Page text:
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Re: AW: Odd policy question.
From: "David W. Hankins" <David_Hankins () isc org>
Date: Fri, 13 Jan 2006 13:47:48 -0800

On Fri, Jan 13, 2006 at 10:09:51AM -1000, Randy Bush wrote:
it is a best practice to separate authoritative and recursive servers.

why?

I'm not sure anyone can answer that question.  I certainly can't.
Not completely, anyway.  There are too many variables and motivations.

Some remember to say "Read RFC2010 section 2.12."

But since that's a document intended specifically for root server
operation, it's not as helpful to those of us that don't operate
roots.

This is about like saying, "Because Vixie wrote it."

e.g. a small isp has a hundred auth zones (secondaried far
away and off-net, of course) and runs cache.  why should
they separate auth from cache?

Well, RFC2010 section 2.12 hints at cache pollution attacks, and that's
been discussed already.  Note that I can't seem to find the same claim
in RFC2870, which obsoletes 2010 (and the direction against recursive
service is still there).


But in my own personal experience, I can still say without a doubt that
combining authoritative and iterative services is a bad idea.

Spammers resolve a lot of DNS names.  Usually in very short order.  As
short as they can possibly manage, actually.  The bulk of the addresses
they have on their lists aren't even registered domain names.

Resolving some of these bogus domain names uses substantially more CPU
than you might think (spread out over several queries).

The result, at a previous place of employ that did not segregate
these services, was that our nameservers literally choked to death
every time our colocated customers hit us with a spam run.

The process' CPU utilization goes to 100%, queries start getting
retransmitted, and pretty soon our authoriative queries start getting
universally dropped because they're the vast minority of traffic in the
system (or the answer comes back so late the client has forgotten it
asked the question - has already timed out).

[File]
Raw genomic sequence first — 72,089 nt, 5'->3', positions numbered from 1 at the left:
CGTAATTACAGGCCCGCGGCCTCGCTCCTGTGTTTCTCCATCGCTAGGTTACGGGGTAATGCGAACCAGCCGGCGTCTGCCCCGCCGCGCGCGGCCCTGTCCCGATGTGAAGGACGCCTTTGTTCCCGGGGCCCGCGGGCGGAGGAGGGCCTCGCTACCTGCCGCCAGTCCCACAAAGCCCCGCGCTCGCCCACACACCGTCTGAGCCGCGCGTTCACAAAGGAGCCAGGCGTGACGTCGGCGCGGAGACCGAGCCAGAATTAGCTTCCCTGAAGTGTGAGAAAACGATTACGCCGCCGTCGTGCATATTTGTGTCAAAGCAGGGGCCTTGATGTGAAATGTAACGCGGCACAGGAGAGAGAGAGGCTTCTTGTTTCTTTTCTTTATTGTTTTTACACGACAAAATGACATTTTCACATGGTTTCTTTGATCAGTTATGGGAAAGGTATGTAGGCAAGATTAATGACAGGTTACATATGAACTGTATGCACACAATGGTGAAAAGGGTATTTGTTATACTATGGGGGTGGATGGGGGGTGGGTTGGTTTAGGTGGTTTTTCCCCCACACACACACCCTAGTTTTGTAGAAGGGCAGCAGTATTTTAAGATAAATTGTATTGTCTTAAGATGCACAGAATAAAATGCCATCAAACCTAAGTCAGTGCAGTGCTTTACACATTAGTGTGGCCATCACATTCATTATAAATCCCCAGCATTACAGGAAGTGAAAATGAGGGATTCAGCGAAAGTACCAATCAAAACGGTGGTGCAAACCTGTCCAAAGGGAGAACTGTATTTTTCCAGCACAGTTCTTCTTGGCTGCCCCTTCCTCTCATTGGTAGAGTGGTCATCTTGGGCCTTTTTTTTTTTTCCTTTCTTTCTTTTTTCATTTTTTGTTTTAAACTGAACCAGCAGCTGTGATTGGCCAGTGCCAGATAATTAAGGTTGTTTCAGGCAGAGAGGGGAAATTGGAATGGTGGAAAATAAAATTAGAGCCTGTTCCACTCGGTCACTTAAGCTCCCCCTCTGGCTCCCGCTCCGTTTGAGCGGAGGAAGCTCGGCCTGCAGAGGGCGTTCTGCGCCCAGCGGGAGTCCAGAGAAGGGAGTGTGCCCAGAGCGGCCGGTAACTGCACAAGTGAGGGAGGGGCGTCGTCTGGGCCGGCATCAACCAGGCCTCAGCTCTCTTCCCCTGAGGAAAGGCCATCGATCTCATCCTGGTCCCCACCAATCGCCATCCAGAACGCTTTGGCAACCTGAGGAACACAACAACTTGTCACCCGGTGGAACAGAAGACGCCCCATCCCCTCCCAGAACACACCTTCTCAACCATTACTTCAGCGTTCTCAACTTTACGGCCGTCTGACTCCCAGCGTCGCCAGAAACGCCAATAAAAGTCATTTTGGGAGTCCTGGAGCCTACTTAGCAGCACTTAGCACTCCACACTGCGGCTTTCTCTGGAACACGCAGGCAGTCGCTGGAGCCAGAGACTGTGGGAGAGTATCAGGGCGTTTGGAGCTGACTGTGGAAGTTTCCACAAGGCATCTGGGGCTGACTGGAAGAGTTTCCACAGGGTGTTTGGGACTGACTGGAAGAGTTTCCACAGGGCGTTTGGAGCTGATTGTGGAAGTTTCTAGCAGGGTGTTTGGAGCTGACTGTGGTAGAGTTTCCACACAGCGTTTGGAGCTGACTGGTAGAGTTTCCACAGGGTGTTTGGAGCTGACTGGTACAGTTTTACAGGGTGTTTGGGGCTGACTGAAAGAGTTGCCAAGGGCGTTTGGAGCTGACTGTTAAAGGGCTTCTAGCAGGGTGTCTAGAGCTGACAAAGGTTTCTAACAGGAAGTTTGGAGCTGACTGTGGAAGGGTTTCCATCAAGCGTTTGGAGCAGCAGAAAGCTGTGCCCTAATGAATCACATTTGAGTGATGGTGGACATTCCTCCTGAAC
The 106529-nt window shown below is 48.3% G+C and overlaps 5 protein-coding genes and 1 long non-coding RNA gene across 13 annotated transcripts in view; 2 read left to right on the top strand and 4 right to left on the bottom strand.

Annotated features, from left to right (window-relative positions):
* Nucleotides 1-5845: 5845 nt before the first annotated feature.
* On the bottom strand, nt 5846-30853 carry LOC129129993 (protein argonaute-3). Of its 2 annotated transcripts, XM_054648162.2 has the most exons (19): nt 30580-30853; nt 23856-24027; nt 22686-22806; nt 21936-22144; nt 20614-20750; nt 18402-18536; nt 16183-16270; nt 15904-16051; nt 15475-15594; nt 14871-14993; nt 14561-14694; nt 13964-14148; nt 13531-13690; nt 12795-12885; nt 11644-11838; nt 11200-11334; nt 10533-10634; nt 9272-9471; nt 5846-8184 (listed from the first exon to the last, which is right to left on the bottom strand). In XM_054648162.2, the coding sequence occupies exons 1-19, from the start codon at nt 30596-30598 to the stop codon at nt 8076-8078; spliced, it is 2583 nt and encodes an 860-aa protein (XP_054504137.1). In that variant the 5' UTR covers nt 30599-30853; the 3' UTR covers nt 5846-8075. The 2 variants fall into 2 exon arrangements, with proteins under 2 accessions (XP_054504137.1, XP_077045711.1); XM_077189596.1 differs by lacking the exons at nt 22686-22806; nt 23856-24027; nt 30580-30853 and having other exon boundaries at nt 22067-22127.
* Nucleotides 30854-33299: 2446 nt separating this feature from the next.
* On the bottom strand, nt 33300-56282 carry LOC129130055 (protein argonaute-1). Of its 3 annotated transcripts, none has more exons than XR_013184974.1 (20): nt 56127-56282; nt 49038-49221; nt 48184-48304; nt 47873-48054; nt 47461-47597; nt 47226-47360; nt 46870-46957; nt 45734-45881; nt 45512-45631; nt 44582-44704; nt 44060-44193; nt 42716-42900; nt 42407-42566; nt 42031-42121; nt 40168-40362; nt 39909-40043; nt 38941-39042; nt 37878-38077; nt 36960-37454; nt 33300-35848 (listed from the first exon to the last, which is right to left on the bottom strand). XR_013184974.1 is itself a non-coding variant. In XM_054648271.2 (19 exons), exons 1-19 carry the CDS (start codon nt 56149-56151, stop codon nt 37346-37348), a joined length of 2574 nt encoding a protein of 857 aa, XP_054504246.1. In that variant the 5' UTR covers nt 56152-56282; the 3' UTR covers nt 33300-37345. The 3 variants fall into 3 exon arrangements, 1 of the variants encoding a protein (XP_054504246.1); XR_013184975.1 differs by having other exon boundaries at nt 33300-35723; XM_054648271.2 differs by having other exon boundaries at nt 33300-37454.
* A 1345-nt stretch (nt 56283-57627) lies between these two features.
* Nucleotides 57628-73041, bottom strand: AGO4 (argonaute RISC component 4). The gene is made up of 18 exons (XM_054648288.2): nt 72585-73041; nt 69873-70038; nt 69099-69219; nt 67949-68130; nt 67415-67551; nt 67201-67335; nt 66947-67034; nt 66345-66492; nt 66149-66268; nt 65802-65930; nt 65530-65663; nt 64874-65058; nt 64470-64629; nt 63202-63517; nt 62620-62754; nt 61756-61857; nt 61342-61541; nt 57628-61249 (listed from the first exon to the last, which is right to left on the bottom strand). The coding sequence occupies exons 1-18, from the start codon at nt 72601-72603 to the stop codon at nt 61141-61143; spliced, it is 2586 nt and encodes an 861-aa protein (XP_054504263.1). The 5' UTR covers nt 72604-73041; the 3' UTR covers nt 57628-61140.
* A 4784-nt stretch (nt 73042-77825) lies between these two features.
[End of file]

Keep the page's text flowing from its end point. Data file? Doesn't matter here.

So if someone on our network was using our recursive nameservers to
resolve targets to spam, people couldn't resolve our names.

Even though our servers were geographically diverse, they were all
recursive - the miscreant clients would spam them all in harmony.

I guess you could say it made it easy to find and shut these miscreants
down.

But I'd much rather 'spammer detection' be based on something that does
not also take my own network down.


Now, certainly, designing a network around being impervious to "our
clients: the spammers" is not a strong motivation for everyone.  But it
doesn't take a spammer to see the same series of events unfold.  It can
just as easily be...say...a lame script in a server...handling error
conditions badly by immediately retransmitting the request (we got this
too - it flooded our servers with requests for a name within their own
domain without any pause inbetween...we kept having to call this customer
to reboot his NT box, putting their address space in and out of our
ACL's...a significant operational expense, and outages that affected the
majority of our customers...for a small colocation customer (not a
lot of cash)).

So I think this is pretty valid advice for pretty much anyone.  It's
just a bad idea to expose your authoritative servers to the same
problems an iterative resolver is prone to.

-- 
David W. Hankins                "If you don't do it right the first time,
Software Engineer                       you'll just have to do it again."
Internet Systems Consortium, Inc.               -- Jack T. Hankins

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